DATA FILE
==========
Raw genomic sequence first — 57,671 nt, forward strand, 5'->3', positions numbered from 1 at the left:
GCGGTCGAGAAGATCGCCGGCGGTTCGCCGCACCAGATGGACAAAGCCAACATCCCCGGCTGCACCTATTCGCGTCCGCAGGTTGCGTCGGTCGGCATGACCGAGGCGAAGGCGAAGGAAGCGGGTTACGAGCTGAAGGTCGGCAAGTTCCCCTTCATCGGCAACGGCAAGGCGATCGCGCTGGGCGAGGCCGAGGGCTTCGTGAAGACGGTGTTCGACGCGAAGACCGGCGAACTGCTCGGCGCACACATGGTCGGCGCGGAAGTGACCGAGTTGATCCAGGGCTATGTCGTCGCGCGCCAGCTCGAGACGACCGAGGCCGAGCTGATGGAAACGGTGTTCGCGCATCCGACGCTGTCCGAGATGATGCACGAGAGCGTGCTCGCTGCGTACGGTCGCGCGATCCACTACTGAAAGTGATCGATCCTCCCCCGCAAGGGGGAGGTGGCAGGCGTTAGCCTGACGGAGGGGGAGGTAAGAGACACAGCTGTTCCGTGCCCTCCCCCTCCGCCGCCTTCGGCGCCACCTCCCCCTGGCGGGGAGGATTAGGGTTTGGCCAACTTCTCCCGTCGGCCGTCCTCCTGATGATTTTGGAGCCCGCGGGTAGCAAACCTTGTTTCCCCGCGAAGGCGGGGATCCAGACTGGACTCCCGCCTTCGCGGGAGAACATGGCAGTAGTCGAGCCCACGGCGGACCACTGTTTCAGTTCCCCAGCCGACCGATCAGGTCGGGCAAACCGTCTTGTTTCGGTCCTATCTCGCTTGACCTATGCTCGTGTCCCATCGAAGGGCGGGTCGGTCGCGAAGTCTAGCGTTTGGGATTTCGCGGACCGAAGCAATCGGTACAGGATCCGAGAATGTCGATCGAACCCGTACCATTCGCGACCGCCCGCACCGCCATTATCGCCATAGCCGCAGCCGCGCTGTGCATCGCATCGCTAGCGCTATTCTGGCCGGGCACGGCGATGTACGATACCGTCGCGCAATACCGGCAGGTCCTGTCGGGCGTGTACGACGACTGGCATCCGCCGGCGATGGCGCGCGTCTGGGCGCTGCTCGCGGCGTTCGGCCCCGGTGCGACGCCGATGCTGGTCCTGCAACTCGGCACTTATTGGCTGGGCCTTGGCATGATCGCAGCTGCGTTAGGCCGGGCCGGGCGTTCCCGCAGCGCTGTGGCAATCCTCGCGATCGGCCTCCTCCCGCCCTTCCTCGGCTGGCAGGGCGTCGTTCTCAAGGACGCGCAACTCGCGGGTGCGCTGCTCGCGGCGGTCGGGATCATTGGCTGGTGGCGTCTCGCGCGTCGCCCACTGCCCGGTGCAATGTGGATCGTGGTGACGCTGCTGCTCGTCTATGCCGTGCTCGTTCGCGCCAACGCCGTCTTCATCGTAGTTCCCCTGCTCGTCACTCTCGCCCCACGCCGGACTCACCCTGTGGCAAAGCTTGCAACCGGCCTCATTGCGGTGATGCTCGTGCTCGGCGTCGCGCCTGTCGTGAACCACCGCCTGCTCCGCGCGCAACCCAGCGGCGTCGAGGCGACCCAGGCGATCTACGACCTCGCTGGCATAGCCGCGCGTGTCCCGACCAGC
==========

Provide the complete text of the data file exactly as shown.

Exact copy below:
Raw genomic sequence first — 57,671 nt, forward strand, 5'->3', positions numbered from 1 at the left:
GCGGTCGAGAAGATCGCCGGCGGTTCGCCGCACCAGATGGACAAAGCCAACATCCCCGGCTGCACCTATTCGCGTCCGCAGGTTGCGTCGGTCGGCATGACCGAGGCGAAGGCGAAGGAAGCGGGTTACGAGCTGAAGGTCGGCAAGTTCCCCTTCATCGGCAACGGCAAGGCGATCGCGCTGGGCGAGGCCGAGGGCTTCGTGAAGACGGTGTTCGACGCGAAGACCGGCGAACTGCTCGGCGCACACATGGTCGGCGCGGAAGTGACCGAGTTGATCCAGGGCTATGTCGTCGCGCGCCAGCTCGAGACGACCGAGGCCGAGCTGATGGAAACGGTGTTCGCGCATCCGACGCTGTCCGAGATGATGCACGAGAGCGTGCTCGCTGCGTACGGTCGCGCGATCCACTACTGAAAGTGATCGATCCTCCCCCGCAAGGGGGAGGTGGCAGGCGTTAGCCTGACGGAGGGGGAGGTAAGAGACACAGCTGTTCCGTGCCCTCCCCCTCCGCCGCCTTCGGCGCCACCTCCCCCTGGCGGGGAGGATTAGGGTTTGGCCAACTTCTCCCGTCGGCCGTCCTCCTGATGATTTTGGAGCCCGCGGGTAGCAAACCTTGTTTCCCCGCGAAGGCGGGGATCCAGACTGGACTCCCGCCTTCGCGGGAGAACATGGCAGTAGTCGAGCCCACGGCGGACCACTGTTTCAGTTCCCCAGCCGACCGATCAGGTCGGGCAAACCGTCTTGTTTCGGTCCTATCTCGCTTGACCTATGCTCGTGTCCCATCGAAGGGCGGGTCGGTCGCGAAGTCTAGCGTTTGGGATTTCGCGGACCGAAGCAATCGGTACAGGATCCGAGAATGTCGATCGAACCCGTACCATTCGCGACCGCCCGCACCGCCATTATCGCCATAGCCGCAGCCGCGCTGTGCATCGCATCGCTAGCGCTATTCTGGCCGGGCACGGCGATGTACGATACCGTCGCGCAATACCGGCAGGTCCTGTCGGGCGTGTACGACGACTGGCATCCGCCGGCGATGGCGCGCGTCTGGGCGCTGCTCGCGGCGTTCGGCCCCGGTGCGACGCCGATGCTGGTCCTGCAACTCGGCACTTATTGGCTGGGCCTTGGCATGATCGCAGCTGCGTTAGGCCGGGCCGGGCGTTCCCGCAGCGCTGTGGCAATCCTCGCGATCGGCCTCCTCCCGCCCTTCCTCGGCTGGCAGGGCGTCGTTCTCAAGGACGCGCAACTCGCGGGTGCGCTGCTCGCGGCGGTCGGGATCATTGGCTGGTGGCGTCTCGCGCGTCGCCCACTGCCCGGTGCAATGTGGATCGTGGTGACGCTGCTGCTCGTCTATGCCGTGCTCGTTCGCGCCAACGCCGTCTTCATCGTAGTTCCCCTGCTCGTCACTCTCGCCCCACGCCGGACTCACCCTGTGGCAAAGCTTGCAACCGGCCTCATTGCGGTGATGCTCGTGCTCGGCGTCGCGCCTGTCGTGAACCACCGCCTGCTCCGCGCGCAACCCAGCGGCGTCGAGGCGACCCAGGCGATCTACGACCTCGCTGGCATAGCCGCGCGTGTCCCGACCAGC